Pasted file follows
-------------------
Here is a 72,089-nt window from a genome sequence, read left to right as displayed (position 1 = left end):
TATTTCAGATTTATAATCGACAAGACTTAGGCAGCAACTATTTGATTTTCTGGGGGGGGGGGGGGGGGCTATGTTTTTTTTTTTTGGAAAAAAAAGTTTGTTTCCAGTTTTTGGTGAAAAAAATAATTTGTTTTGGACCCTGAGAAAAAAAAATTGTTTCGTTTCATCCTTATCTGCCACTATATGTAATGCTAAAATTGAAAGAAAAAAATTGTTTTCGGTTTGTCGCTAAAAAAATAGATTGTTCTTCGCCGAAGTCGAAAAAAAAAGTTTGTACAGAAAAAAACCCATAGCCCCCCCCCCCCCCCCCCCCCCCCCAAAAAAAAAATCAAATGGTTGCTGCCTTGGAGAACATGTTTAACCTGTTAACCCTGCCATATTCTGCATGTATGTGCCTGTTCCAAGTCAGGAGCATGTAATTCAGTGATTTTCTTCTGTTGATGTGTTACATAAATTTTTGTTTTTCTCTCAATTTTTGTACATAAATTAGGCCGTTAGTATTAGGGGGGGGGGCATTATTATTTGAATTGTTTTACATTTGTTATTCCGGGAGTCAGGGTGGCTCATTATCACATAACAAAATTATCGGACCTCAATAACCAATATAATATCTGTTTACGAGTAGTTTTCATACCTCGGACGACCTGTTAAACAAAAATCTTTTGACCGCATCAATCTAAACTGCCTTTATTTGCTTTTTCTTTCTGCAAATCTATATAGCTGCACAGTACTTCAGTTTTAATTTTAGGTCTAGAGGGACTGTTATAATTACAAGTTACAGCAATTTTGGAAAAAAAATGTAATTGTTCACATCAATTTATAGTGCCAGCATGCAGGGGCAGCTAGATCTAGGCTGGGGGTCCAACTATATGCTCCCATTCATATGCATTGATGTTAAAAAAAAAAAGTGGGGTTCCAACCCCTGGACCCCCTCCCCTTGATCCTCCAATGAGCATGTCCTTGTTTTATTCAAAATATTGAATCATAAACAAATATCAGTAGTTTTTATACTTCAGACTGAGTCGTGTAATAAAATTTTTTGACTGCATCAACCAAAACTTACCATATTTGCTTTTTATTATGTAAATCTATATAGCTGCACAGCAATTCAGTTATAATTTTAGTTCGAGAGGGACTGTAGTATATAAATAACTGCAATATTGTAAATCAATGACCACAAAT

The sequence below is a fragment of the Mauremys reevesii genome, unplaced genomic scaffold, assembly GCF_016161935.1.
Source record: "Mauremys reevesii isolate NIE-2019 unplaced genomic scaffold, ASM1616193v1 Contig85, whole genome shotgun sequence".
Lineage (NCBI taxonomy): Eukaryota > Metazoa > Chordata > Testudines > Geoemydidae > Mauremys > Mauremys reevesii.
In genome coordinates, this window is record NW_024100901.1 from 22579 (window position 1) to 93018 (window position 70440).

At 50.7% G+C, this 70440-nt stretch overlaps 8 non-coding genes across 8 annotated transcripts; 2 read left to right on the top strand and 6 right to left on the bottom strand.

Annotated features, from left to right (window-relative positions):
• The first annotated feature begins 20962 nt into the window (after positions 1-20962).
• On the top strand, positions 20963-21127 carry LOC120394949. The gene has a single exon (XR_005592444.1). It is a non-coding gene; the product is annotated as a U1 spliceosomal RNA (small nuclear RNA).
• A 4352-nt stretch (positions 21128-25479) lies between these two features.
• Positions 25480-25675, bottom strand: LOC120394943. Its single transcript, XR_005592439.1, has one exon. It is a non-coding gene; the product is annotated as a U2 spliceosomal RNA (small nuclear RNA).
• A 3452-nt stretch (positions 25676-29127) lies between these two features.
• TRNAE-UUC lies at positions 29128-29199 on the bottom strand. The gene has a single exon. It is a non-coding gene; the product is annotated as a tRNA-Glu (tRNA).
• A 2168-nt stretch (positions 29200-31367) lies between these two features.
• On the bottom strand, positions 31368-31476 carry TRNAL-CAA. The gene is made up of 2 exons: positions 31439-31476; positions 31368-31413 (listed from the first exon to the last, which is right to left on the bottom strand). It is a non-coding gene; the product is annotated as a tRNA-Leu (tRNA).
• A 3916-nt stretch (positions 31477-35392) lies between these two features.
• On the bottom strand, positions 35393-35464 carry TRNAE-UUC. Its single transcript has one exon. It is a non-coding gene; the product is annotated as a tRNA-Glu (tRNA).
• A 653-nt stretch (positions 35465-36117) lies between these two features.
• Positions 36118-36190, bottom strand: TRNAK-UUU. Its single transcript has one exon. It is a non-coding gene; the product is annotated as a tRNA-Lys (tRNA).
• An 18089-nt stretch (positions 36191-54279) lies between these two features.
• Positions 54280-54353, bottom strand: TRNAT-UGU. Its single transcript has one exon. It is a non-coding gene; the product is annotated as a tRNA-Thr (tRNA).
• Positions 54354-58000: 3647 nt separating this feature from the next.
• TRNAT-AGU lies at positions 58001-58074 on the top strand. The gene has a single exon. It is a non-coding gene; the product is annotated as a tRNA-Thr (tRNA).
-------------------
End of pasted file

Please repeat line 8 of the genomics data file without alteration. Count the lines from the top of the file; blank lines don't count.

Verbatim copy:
Annotated features, from left to right (window-relative positions):